Pretension and the art of conversation

Screen Shot 2013-03-30 at 5.18.05 PM

In a recent conversation, I referred to an article I had read on words like ‘love’ and ‘happiness’ as meaningless abstractions (See Carmen Firan’s “Language, Thought, and the Power of Words in the current Utne Reader). And after much seething, my conversation partner told me the next day that he just found it disgusting or upsetting that I would behave so pretentiously. He just thought I was so “full of it.”

What I don’t understand is, shouldn’t we aspire to meaningful contexts? Why can’t we take opportunities to share what impacts us – be it a magazine article, a book, current events – and not necessarily have it be about parroting others’ thoughts. If something helps us articulate that which we’ve been hard-pressed to explain ourselves, shouldn’t we credit the source?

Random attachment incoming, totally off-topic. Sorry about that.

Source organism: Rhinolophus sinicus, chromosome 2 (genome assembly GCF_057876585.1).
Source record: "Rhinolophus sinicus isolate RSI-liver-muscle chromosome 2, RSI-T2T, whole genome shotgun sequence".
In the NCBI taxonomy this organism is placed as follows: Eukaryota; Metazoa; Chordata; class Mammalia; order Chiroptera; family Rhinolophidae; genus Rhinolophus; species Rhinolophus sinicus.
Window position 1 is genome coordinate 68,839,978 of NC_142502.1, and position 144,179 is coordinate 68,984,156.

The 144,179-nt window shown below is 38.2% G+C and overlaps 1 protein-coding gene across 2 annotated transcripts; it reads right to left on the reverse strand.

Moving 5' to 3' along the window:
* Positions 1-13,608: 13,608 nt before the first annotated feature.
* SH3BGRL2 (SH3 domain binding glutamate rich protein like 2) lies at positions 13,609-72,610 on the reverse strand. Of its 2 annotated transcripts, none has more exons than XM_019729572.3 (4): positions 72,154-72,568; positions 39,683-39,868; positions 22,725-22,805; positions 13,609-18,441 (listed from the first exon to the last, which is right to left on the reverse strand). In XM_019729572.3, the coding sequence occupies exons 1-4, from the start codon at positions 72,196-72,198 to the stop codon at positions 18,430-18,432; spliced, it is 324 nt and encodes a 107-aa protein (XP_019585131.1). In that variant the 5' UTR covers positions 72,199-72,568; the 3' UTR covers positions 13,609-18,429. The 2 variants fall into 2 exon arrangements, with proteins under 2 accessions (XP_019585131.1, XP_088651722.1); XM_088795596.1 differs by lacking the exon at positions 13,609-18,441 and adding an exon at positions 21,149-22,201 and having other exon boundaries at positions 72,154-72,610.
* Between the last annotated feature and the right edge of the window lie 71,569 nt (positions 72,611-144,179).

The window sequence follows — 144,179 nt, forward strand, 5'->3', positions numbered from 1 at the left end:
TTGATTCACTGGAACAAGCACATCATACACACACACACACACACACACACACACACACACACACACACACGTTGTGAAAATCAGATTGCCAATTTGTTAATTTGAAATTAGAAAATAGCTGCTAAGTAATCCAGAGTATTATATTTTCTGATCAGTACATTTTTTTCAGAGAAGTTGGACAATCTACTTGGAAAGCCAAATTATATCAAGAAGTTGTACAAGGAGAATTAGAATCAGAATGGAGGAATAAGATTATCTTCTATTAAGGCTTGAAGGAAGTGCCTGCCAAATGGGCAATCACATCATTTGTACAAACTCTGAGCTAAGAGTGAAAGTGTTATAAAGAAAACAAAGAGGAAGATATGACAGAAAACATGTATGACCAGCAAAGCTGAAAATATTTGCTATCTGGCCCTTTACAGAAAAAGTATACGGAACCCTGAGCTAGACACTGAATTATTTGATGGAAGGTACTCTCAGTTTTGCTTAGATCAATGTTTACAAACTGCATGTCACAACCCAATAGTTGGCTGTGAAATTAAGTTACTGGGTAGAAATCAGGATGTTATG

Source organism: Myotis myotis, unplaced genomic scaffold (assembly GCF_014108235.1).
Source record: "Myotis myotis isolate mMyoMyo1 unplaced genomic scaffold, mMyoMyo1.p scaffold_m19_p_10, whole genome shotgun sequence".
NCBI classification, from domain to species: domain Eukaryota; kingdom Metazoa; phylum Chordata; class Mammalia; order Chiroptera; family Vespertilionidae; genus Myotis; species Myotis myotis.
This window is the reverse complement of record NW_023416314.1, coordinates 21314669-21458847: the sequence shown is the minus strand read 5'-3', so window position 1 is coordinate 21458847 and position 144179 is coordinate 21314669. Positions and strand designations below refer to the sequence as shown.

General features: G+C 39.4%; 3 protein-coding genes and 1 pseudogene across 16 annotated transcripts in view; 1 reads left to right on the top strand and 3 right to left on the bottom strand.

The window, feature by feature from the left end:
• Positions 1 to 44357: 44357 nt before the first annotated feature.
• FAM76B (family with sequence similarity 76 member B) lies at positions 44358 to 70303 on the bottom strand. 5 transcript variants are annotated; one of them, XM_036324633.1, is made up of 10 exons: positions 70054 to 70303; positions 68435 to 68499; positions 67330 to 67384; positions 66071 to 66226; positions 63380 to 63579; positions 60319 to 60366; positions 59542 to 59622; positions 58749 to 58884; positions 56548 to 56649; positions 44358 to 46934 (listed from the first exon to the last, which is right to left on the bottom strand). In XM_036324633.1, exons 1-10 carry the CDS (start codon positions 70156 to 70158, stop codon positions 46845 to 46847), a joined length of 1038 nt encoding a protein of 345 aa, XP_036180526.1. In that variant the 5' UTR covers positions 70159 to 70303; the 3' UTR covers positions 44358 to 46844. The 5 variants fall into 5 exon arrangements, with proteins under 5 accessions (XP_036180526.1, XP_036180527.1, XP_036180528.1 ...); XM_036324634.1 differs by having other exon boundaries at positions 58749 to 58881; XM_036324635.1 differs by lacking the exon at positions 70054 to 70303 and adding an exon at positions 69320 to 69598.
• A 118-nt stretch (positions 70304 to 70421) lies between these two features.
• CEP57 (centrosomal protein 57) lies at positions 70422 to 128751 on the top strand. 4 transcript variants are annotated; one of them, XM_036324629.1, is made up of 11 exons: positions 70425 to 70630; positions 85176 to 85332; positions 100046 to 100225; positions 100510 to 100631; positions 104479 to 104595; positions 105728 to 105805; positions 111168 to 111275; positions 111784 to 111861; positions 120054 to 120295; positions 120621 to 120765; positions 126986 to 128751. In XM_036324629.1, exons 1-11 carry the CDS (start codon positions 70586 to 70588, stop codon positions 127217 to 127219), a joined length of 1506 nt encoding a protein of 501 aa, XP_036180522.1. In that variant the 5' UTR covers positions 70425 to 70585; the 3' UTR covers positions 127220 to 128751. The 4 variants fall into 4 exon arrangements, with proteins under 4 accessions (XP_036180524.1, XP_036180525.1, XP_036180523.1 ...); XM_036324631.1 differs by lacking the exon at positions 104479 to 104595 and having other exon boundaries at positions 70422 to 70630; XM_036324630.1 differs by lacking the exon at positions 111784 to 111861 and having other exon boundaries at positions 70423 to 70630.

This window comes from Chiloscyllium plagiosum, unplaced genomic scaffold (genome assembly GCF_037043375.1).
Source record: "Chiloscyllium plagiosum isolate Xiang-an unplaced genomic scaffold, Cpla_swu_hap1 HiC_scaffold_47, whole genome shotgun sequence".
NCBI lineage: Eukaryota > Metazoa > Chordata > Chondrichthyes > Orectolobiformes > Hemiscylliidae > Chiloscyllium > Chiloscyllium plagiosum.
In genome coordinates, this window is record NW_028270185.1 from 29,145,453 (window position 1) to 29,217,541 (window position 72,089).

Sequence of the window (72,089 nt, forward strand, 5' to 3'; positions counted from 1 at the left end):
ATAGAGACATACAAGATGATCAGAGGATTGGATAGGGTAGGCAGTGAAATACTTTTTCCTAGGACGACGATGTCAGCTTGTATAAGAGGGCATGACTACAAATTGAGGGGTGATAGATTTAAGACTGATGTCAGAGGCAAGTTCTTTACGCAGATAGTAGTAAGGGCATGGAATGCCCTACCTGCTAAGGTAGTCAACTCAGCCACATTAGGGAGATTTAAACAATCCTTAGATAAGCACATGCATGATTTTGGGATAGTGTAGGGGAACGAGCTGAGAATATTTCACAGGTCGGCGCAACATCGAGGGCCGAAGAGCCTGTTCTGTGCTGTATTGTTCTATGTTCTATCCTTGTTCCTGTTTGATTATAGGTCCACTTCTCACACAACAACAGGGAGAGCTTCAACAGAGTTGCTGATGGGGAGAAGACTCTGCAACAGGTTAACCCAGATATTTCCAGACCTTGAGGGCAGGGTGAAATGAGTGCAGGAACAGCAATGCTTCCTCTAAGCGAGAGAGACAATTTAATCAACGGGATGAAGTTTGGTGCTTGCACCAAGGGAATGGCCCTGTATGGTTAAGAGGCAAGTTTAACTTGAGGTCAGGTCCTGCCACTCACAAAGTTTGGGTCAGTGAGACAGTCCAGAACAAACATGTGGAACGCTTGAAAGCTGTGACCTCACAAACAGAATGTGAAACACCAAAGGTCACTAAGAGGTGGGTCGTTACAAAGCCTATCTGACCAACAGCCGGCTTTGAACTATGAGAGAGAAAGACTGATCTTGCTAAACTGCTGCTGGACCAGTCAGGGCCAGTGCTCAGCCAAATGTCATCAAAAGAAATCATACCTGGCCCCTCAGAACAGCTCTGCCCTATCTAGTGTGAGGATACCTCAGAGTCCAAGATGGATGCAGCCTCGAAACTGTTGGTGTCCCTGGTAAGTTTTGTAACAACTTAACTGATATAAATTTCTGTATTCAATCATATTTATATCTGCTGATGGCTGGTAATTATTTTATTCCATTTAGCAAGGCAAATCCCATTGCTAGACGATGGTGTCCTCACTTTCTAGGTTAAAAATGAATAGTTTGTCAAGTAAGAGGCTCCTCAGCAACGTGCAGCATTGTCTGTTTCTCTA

I’m fascinated by this theme I see repeated in real-life and in pop culture: that aspiring to intelligence, or self-improvement is seen as a social misstep, rather than a virtue. You ask me questions, I respond as I do. It’s not combat. How I speak has more to do with how I want to represent myself, not how I compare myself to you. I mean, I can wax poetic about how Ke$ha tunes make for some kick-ass workouts. But some conversations require more thoughtfulness and reflection.

I like big words. And I cannot lie.